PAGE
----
• K.U. was, at the time of the broadcast, already in the limelight – indeed he was standing trial for economic crimes on the day of the broadcast ([53]).
  • The information in the programme had not been obtained by subterfuge ([53])
  • The facts in the programme were presented in an objective manner and the style was not provocative or exaggerated ([52]).

The second, third and fourth points appear to be irrelevant to the issues which normally arise in a defamation case.  The question of how well known a person is, or how the information has been obtained, has no relevance to the question of whether a publication is defamatory.  The style of presentation is, in general, irrelevant in a defamation case – journalistic freedom, the court has repeatedly emphasised, “also covers possible recourse to a degree of exaggeration, or even provocation“.

In short, almost all the matters taken into account by the Court were irrelevant. The fundamental point was that the allegations were true.  In other words, despite being misled by the Axel Springer methodology this is a case in which the Court nevertheless reached the right conclusion.

Finally, there was the decision of the Second Section in Ungváry and Irodalom Kft v. Hungary ([2013] ECHR 1229).  This case was also considered in an earlier post.  It concerned a historian who had alleged that Mr K – an academic and party official who subsequently became a constitutional court judge – had been an “official contact” of the security services in the communist era.

In this case, the Court did set out the basic principles relevant to defamation cases, but then it went on to consider the application of the “Axel Springer criteria” as follows:

  • The article contributed to a debate of general interest [62].
  • Mr K was a public figure and the publication did not concern his personal life [64]
  • The information was obtained by archival research and uncontested facts about the operation of state security [65]
  • As to the content, form and consequences of the publication, the article was written for a literary magazine, it presented a scholarly position which, although it used excessive language was not sensationalist. Mr K had the opportunity to comment in the next issue and there was no indication of negative impact on his professional activities [66]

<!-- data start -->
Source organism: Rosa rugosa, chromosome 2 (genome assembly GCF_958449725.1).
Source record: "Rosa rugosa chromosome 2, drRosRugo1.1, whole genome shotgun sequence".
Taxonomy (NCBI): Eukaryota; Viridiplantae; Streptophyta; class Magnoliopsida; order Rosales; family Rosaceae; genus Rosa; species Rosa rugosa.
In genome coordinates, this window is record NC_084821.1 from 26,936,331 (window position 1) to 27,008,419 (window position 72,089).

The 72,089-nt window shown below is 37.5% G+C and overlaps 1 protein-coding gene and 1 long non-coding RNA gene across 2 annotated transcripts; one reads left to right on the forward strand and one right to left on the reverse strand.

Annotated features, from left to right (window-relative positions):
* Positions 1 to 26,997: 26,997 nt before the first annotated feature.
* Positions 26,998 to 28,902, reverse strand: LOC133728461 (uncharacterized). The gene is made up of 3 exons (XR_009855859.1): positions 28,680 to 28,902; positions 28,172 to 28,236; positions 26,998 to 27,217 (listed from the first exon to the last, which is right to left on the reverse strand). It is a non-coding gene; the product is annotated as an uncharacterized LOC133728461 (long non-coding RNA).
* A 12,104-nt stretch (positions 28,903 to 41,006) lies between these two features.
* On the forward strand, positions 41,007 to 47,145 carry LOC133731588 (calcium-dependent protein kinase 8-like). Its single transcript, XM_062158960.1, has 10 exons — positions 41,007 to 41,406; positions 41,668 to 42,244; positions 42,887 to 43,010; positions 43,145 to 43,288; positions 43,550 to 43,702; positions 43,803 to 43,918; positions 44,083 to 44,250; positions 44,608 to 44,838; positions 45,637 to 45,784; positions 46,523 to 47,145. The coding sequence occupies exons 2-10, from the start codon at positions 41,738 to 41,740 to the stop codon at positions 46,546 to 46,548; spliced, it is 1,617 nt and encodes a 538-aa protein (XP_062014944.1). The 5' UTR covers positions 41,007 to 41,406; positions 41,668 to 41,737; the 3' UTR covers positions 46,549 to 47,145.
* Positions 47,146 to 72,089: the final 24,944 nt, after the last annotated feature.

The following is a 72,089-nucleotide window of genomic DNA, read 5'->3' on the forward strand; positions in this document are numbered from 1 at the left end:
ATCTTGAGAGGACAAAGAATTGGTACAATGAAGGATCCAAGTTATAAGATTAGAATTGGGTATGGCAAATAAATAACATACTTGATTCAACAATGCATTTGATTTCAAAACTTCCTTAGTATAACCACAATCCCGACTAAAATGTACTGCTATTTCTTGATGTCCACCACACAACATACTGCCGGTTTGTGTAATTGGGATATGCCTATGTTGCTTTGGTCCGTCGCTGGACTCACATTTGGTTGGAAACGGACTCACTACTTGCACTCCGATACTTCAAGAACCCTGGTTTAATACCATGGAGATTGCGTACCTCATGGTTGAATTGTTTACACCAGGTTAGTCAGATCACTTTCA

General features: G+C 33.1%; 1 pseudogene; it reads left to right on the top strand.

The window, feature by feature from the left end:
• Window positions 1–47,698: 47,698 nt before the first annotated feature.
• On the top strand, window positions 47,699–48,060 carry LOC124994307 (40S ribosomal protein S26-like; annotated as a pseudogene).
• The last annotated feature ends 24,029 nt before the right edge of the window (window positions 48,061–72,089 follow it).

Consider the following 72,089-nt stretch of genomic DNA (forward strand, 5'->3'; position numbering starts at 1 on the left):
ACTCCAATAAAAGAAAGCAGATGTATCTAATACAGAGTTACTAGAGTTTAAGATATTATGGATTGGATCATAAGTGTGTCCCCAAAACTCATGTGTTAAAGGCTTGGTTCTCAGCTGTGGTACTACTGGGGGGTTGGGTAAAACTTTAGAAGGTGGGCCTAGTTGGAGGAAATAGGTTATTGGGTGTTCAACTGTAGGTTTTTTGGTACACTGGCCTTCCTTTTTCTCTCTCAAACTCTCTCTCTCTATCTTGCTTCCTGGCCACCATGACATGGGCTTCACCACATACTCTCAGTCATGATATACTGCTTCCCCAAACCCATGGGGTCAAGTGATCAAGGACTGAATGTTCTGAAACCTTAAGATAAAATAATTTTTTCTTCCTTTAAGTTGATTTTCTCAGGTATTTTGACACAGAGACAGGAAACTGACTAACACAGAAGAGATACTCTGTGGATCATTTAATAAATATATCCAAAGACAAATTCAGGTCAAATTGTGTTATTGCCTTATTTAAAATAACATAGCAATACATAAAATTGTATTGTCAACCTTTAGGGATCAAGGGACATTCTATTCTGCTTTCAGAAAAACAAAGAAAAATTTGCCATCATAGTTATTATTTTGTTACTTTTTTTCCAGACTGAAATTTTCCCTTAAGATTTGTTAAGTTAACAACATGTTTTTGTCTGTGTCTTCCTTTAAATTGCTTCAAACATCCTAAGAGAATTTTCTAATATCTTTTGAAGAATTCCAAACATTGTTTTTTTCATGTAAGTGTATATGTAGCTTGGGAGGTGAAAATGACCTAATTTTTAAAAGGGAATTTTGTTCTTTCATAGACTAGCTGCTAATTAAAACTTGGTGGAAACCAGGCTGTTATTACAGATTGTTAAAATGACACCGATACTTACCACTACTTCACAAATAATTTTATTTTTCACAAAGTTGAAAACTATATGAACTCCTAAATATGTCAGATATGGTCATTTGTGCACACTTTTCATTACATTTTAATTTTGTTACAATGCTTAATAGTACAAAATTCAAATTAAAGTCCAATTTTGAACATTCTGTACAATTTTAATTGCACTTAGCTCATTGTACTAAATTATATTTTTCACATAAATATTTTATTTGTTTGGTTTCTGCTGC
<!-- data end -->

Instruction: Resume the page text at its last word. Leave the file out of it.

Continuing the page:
Once again, it is difficult to see how these questions are properly relevant.  The real issue in the case was whether the statement that Mr K was an “official contact” of State Security was a statement of fact or a value judgment.  The Court, perhaps surprisingly, decided it was the latter.  But the “privacy issues” which it dealt with provided no assistance on this question.


In each of these cases, the Court’s attempt to balance Articles 8 and 10 by using “privacy criteria” was, at best, irrelevant to the issues which it had to decide.  There is a clear and obvious risk that the application of such criteria outside the area for which they were developed will lead the Court into error.  This appears to have happened in the Print Zeitungsverlag case.  In the other cases, the Court reached the right result despite the flawed reasoning process which it employed.

Notwithstanding the recognition of “reputation” as an Article 8 right, the case law has, until recently, maintained a clear distinction between defamation and privacy. This is on the basis that different aspects of Article 8 are engaged in the two kinds of case.  The right to reputation concerns the protection of a public reputation against unjustified damage. If reputation is damaged by a publication then the issue has traditionally been understood to be whether that damage can be justified: either because the reputation was undeserved (because the allegation was true) or because the damage was justified (because, for example, it was a responsible statement on a matter of public interest).  On this view, questions as to how the information was obtained or the extent to which the claimant had put similar information into the public domain in the past are simply irrelevant.

It is, of course, possible to redraw the boundaries between defamation and privacy in a radical way.  But if this is going to be done, then the implications need to be carefully thought through and a set of “balancing criteria” developed which can be properly applied in both types of case.  The Court of Human Rights has made no attempt to do this.  The application of the Axel Springer criteria to defamation cases without further analysis and development is an error which the Grand Chamber should correct as soon as possible.

Hugh Tomlinson QC is the joint author of The Law of Human Rights, 2nd Edn, OUP, 2009, and an editor of Inforrm


  1. Raymond Wacks

    Yet more sloppy analysis from the Court.

    Similar does not mean the same.

  2. Gavin Phillipson

    First off, I don’t think that ‘how well known the person is’ is a useful criterion even in privacy cases: it appears to endorse the view that simply being well known to the public automatically reduces your expectation of privacy. This is a crude and unhelpful view because it assumes that the simple fact that someone is famous creates a legitimate public interest in their doings. In that sense, Axel Springer was a retrograde step even as a privacy case.

    But it’s even worse if being ‘a public figure’ is now something relevant in defamation cases as well: it could suggest that the Court is sleepwalking towards something like the US Sullivan doctrine, whereby public figures per se have a dramatically reduced right to reputation (in practice virtually no enforceable reputation rights). This would be wholly out of line with both the Court’s previous case-law on reputation and of course with English libel law.